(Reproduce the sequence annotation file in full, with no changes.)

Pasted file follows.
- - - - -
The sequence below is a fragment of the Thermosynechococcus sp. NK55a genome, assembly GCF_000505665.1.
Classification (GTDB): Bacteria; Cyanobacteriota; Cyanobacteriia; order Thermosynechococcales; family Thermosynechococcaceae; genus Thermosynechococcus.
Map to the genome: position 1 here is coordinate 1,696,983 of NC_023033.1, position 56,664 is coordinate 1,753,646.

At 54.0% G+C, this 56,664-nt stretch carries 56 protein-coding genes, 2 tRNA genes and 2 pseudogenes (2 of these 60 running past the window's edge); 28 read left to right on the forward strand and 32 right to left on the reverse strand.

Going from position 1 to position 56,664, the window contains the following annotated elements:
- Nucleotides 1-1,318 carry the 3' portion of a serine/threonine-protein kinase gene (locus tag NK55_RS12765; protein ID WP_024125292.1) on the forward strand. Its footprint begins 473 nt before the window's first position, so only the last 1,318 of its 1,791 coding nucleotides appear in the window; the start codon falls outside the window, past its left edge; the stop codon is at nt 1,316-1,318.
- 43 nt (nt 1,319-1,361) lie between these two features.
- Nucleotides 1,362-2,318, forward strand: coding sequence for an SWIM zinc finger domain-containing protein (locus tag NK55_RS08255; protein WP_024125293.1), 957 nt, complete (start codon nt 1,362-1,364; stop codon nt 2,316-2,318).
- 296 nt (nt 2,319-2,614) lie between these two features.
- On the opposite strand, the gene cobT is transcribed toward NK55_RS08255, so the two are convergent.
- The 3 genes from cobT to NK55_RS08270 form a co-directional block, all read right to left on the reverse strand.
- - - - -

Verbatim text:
The sequence below is a fragment of the Thermosynechococcus sp. NK55a genome, assembly GCF_000505665.1.
Classification (GTDB): Bacteria; Cyanobacteriota; Cyanobacteriia; order Thermosynechococcales; family Thermosynechococcaceae; genus Thermosynechococcus.
Map to the genome: position 1 here is coordinate 1,696,983 of NC_023033.1, position 56,664 is coordinate 1,753,646.

At 54.0% G+C, this 56,664-nt stretch carries 56 protein-coding genes, 2 tRNA genes and 2 pseudogenes (2 of these 60 running past the window's edge); 28 read left to right on the forward strand and 32 right to left on the reverse strand.

Going from position 1 to position 56,664, the window contains the following annotated elements:
- Nucleotides 1-1,318 carry the 3' portion of a serine/threonine-protein kinase gene (locus tag NK55_RS12765; protein ID WP_024125292.1) on the forward strand. Its footprint begins 473 nt before the window's first position, so only the last 1,318 of its 1,791 coding nucleotides appear in the window; the start codon falls outside the window, past its left edge; the stop codon is at nt 1,316-1,318.
- 43 nt (nt 1,319-1,361) lie between these two features.
- Nucleotides 1,362-2,318, forward strand: coding sequence for an SWIM zinc finger domain-containing protein (locus tag NK55_RS08255; protein WP_024125293.1), 957 nt, complete (start codon nt 1,362-1,364; stop codon nt 2,316-2,318).
- 296 nt (nt 2,319-2,614) lie between these two features.
- On the opposite strand, the gene cobT is transcribed toward NK55_RS08255, so the two are convergent.
- The 3 genes from cobT to NK55_RS08270 form a co-directional block, all read right to left on the reverse strand.